I keep MS Word since there are still publishers or corporations that will only accept manuscripts in that format, but I generally do my writing in Scrivener and then export to MS Word. Wordpad I use when I want to create text without extra coding inserted into it. Evernote is good for research notes on the fly since it syncs with all my electronic gizmos. I don't recommend Abi Word. I have dropped using it in favor of MS Word.

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  2. Hi Wendy, thank you for such an interesting post. I was particularly happy to find another low-tech protagonist - I agree with all your thoughts about tech failure, and have experienced my fair share - enough for me to have become convinced that paper is the way to go.

    Do you do your writing on paper? How do you do your blog posts when off-grid?

    We're currently considering going off-Web as we downsize towards moving in February.....if you have any experience of this I'd be interested to hear it.

    Thanks again for a most interesting post, and greetings from Wales, UK.

    Best wishes

    David

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    1. I am coming to believe that the shift to total tech is not a good idea. Paper still has a place in our lives, but I believe its uses will change as time goes on. In many ways, paper is superior to tech and in others tech is. As a culture, we will eventually discover a balance between the two.

      I write on paper, but not as much as I used to back before the "age of information" started. For a long time I gave up on paper and tried to as paperless as possible. In the past two years I have revised this notion and have been re-introducing paper back into my life, but for certain uses, not as a general go to solution for everything.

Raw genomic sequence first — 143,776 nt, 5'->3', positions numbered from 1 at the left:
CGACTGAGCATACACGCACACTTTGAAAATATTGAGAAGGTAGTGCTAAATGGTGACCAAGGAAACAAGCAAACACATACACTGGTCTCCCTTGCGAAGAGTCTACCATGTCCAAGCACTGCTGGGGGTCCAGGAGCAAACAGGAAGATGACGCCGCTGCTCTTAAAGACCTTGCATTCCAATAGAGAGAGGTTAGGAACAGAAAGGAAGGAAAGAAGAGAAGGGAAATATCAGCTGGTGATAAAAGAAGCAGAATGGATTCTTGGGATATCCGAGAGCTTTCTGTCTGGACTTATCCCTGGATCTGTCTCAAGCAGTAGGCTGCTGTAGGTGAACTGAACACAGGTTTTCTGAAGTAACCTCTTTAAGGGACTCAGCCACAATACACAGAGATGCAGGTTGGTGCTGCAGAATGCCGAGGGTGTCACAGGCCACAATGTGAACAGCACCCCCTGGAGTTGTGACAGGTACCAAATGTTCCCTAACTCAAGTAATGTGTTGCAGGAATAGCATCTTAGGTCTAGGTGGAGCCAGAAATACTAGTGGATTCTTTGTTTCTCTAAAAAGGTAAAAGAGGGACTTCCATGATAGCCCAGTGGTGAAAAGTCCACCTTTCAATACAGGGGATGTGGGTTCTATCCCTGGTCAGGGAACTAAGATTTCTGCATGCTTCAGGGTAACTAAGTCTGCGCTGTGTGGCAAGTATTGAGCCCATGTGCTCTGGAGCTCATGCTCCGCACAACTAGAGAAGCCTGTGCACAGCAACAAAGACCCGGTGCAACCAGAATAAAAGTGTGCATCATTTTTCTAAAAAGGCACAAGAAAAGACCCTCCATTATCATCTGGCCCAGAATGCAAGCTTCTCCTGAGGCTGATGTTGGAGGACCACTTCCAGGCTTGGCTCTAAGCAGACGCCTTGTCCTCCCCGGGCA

I use composition notebooks where I freeform ideas for my novels which then become outlines for my larger projects. I write in them with a fountain pen when I can. Writing by hand slows down the process and I find that I remember what I write by hand more than what I write on a screen. When I transfer handwritten notes to Scrivener, the text gets an automatic revision. I will write the rough draft on an Alphasmart Neo, basically a digital typewriter with no internet access and then upload the text into Scrivener for organization. I also keep a Moleskine diary to be my daily planner, I write todo lists on paper which I keep in my Filofax and I keep my master phone list on paper with only the most used numbers on my smartphone. I also journal in a notebook with a fountain pen for pleasure. That being said, I don't view paper as the superior way to store written information. It takes up lots of room. I am currently developing a system to scan my handwritten and general information and saving it digitally.

      As for being off-web, it is easy enough to do. I like to remain connected to the world, but due to my work that is often not possible. When I write during boondocking or dry-camping times, I will generally use the Alphasmart Neo. The batteries in it are good for 700 hours, so I am never without power and anything I write in it is instantly transferable to any writing prompt. The machine is extremely stable and instantly saves every keystoke. There is no chance of losing your data in the Neo. I can comfortably work on my novels, blog posts or letters in this manner. When I get a chance during my travels, I go down the mountain to a Starbucks and use their public wifi to connect with the internet and send my information where it needs to go, or simply wait and upload when I get home.

      When you are off-grid, you have to develop a certain amount of patience when it comes to connections. Instant gratification is not always possible. I like the time away from the modern world and the pace it demands. It can be rejuvenating.

      For example: I know of a professional travel writer that travels via a boat and uses his Neo to write on the deck of his vessel while away from cell phone signal and then uploads the text via his smartphone when he gets to port. I'm rather envious of his life-style, it is even more free than mine. :)